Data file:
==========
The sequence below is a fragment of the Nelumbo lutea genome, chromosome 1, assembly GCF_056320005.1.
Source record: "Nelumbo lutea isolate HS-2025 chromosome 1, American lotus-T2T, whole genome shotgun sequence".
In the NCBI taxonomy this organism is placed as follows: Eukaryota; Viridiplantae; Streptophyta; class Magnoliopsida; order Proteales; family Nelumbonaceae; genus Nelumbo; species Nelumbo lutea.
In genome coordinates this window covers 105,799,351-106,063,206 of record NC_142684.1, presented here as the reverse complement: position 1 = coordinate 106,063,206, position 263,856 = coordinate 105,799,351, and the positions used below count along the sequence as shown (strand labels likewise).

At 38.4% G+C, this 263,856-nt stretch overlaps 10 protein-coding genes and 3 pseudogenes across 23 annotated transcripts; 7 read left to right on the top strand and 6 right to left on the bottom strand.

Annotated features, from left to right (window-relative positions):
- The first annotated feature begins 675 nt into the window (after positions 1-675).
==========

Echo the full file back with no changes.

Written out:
The sequence below is a fragment of the Nelumbo lutea genome, chromosome 1, assembly GCF_056320005.1.
Source record: "Nelumbo lutea isolate HS-2025 chromosome 1, American lotus-T2T, whole genome shotgun sequence".
In the NCBI taxonomy this organism is placed as follows: Eukaryota; Viridiplantae; Streptophyta; class Magnoliopsida; order Proteales; family Nelumbonaceae; genus Nelumbo; species Nelumbo lutea.
In genome coordinates this window covers 105,799,351-106,063,206 of record NC_142684.1, presented here as the reverse complement: position 1 = coordinate 106,063,206, position 263,856 = coordinate 105,799,351, and the positions used below count along the sequence as shown (strand labels likewise).

At 38.4% G+C, this 263,856-nt stretch overlaps 10 protein-coding genes and 3 pseudogenes across 23 annotated transcripts; 7 read left to right on the top strand and 6 right to left on the bottom strand.

Annotated features, from left to right (window-relative positions):
- The first annotated feature begins 675 nt into the window (after positions 1-675).